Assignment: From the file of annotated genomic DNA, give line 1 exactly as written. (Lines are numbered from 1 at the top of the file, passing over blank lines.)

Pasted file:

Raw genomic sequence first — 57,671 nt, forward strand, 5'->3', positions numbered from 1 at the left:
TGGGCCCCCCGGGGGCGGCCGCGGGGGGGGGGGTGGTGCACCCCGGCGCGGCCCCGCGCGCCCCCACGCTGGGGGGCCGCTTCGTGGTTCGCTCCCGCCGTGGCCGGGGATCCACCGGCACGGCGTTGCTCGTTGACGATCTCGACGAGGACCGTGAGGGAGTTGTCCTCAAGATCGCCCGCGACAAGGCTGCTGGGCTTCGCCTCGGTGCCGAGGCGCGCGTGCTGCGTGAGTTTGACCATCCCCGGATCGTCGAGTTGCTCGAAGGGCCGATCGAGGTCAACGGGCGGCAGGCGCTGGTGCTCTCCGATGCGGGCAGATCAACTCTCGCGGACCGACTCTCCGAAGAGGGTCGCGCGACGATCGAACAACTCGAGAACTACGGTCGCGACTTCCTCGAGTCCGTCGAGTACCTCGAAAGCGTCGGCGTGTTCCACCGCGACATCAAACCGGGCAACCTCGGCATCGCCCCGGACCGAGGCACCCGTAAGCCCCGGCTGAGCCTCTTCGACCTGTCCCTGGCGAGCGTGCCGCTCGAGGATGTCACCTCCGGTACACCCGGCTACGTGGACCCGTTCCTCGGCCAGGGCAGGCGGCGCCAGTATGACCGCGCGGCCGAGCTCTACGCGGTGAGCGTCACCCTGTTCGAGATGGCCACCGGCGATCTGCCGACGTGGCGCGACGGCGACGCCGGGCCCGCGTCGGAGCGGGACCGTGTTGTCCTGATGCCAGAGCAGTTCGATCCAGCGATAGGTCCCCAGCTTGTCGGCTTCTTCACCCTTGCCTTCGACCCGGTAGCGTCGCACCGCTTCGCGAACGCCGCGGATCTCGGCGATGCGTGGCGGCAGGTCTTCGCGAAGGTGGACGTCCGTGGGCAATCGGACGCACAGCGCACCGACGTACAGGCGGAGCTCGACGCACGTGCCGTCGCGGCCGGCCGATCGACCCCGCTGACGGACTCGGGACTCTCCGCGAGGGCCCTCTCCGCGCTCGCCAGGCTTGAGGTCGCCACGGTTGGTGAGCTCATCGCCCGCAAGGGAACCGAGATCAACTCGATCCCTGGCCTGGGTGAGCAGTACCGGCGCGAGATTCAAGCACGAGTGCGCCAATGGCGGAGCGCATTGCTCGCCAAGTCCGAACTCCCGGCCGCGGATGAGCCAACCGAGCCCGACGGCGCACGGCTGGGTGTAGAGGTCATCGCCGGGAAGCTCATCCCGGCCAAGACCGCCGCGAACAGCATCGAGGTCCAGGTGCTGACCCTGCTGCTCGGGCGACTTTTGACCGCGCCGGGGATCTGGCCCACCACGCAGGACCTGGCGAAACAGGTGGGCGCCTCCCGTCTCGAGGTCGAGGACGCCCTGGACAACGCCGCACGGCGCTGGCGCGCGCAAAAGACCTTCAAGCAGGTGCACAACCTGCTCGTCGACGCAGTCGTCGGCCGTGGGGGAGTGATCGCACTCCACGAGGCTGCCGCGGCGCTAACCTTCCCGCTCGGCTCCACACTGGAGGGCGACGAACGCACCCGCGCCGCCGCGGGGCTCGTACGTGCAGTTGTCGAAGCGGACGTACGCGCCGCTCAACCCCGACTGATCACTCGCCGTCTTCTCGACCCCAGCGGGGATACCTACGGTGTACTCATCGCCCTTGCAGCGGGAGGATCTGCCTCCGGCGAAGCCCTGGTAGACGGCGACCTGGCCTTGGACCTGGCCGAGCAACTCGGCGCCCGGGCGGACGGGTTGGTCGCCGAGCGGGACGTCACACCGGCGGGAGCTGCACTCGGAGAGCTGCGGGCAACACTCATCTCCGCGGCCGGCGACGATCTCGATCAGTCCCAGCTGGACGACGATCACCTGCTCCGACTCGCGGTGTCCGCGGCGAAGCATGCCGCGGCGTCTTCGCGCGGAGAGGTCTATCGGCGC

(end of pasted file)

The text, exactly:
Raw genomic sequence first — 57,671 nt, forward strand, 5'->3', positions numbered from 1 at the left: